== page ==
Research Problem Essay Example

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    Law
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    Undergraduate
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12CONTRACT PROBLEMS

Contract Problems

Contract Problems

Introduction

This study will discuss the legal rights of a bride Winnie by referring to the case law and the Australian Consumer Law. This analysis will evaluate whether bride Winnie has legal rights to sue for damages at her wedding. It will look at the extent to which Winnie has the possibility to win in case she sues the wedding planner and the hotel. It will examine whether the wedding planner breached her duties as indicated in the contract between her and Winnie. The analysis will include the formation of the contract, validity of the contract and remedies and damages available to Winnie.

The Formation of the Contract

Case: Bolton vs. Mahedeva (1972), Substantial performance

Issues and Rules

. Greedy business people take part in malpractices such as adulteration, boarding, exaggeration of quality and other illegal practices. All these practices are considered illegal by law. In addition, another issue to be considered is whether the delivery of poor quality of product or service by an individual under contract carries damages costs. 2. Consumers sometimes get defective and low quality products and poor services. For this reason, the Australian Consumer Law is aimed at preventing the businessmen from taking advantage of the consumers1Bolton vs. MahedevaThe issues to discuss in this part involve the formation of the contract. The first issue to be considered in the case is whether poor performance of a task included in a contract should be considered bleach of contract:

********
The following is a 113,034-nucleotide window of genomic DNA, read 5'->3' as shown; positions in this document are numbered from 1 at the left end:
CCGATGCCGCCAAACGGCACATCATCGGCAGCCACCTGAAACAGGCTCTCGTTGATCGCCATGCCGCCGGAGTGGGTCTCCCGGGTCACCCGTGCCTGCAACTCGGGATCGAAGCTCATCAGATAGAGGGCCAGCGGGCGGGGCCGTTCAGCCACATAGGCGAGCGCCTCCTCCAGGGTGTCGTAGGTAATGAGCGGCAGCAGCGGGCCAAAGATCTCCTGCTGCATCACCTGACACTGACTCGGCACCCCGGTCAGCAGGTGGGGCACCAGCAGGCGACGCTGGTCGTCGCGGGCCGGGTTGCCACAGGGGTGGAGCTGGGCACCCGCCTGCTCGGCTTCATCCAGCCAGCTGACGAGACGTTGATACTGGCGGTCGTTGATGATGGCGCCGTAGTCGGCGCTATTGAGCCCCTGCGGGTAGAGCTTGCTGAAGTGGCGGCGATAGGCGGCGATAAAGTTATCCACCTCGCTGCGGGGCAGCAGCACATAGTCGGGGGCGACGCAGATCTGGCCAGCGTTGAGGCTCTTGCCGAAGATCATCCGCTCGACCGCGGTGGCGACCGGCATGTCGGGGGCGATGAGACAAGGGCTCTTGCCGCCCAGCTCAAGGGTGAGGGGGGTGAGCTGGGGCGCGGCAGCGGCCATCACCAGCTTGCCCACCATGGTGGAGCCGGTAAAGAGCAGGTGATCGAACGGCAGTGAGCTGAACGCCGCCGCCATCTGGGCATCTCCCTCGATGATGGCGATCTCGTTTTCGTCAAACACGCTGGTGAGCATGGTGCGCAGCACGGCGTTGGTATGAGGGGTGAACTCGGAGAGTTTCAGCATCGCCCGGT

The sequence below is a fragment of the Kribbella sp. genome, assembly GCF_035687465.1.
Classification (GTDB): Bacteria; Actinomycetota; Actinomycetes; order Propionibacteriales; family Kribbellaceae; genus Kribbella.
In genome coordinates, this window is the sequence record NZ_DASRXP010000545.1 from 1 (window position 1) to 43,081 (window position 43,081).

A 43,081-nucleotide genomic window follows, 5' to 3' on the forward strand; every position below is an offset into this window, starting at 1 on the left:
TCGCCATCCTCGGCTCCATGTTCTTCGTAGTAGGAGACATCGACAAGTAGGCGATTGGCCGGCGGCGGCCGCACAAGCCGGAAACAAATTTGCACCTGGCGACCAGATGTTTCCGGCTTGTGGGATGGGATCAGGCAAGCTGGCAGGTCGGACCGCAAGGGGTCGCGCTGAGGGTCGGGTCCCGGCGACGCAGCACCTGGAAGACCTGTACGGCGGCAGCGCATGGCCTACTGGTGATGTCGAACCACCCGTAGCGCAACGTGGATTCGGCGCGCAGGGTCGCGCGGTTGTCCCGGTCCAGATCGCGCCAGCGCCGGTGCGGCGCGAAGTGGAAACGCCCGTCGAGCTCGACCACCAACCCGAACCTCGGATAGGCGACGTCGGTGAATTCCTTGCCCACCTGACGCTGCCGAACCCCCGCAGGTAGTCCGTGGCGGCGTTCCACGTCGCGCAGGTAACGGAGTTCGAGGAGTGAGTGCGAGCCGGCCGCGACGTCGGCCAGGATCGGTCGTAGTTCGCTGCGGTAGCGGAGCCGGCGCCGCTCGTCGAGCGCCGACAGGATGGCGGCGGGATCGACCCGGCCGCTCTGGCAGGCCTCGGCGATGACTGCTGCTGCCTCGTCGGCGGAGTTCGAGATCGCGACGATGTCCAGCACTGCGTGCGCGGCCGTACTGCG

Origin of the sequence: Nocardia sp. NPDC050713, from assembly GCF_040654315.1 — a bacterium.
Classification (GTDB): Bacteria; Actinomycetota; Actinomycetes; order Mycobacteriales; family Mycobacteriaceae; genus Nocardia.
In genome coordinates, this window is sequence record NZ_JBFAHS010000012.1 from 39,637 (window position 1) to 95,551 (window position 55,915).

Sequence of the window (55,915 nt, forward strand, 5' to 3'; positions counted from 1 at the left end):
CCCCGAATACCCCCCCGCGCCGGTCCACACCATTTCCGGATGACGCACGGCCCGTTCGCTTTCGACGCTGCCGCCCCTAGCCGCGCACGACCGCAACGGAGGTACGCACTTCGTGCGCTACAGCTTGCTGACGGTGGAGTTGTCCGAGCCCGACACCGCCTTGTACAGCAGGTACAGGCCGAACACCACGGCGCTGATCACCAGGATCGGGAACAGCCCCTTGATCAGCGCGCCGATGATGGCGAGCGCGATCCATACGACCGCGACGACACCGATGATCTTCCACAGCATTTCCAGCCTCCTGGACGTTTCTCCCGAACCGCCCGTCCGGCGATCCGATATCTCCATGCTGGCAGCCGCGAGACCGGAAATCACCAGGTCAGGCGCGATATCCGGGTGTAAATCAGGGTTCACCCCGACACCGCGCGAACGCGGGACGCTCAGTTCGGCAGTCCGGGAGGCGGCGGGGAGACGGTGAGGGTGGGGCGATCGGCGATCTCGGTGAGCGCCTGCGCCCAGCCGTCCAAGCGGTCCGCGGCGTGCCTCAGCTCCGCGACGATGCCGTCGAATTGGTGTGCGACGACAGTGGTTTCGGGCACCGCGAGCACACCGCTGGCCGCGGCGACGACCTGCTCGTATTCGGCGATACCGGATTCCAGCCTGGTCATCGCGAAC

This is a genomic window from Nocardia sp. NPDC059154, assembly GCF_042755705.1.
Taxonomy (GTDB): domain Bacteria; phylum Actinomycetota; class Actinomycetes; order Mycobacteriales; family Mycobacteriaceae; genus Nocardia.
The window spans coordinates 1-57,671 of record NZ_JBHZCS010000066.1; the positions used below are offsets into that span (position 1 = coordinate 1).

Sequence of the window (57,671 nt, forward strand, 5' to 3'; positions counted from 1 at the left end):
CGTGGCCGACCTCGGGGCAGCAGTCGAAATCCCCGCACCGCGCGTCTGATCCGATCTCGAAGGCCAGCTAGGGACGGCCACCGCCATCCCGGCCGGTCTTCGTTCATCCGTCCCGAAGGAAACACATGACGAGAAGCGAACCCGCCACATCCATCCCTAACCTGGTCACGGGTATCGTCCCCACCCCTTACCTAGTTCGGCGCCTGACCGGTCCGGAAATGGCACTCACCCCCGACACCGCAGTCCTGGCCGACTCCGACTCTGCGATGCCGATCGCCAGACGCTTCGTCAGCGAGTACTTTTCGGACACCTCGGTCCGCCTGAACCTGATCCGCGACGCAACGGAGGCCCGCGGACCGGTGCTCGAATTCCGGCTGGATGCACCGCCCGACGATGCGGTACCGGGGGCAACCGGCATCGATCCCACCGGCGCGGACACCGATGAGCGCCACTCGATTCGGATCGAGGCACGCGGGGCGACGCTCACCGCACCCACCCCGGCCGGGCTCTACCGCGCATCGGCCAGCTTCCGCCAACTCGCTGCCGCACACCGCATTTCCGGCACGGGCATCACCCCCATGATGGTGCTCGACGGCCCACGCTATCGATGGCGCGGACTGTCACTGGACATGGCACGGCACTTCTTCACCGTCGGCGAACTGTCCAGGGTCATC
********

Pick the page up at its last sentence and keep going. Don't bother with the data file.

. Contract laws have established the rule to incorporate clear terms of contracts in order to avoid evidential problems. Parties are also required to deliver their obligations according to the contract requirements. 3The general law suggests that there are some losses incurred as a result of poor quality delivery and this may lead to some costs incurred. In addition, the issue of terms and conditions need to be considered in the case. For clarity, most contracts establish some terms and conditions. However, the terms and conditions of a contract may be unclear

Applications and Conclusion

.The court based the decision on the fact that poor delivery of product or service is a form of bleach of contract. Consumers are protected by the Sale of Good Act. From the case, we can conclude that satisfaction of consumer is very important. The contract given to Winnie was on ERH’s standard terms and conditions. One condition set out was that in case of any damages incurred during the wedding, ERH will not be liable. Winnie was aware of the conditions and terms of the contract before signing. Obviously, not knowing the terms of the contract may lead to clarity and certainty problems. The conditions set out by ERH meant that Winnie would not be inclined to sue them in an event of damage. 5. However, due to the unsatisfied work, the appellant was required to pay the cost of the defects4From Bolton vs. Mahedeva (1972) case, the verdict of the court relied on the fact that the appellant performed all the tasks included in the contract and thus, the defendant had to pay the remaining instalment agreed upon according to the contract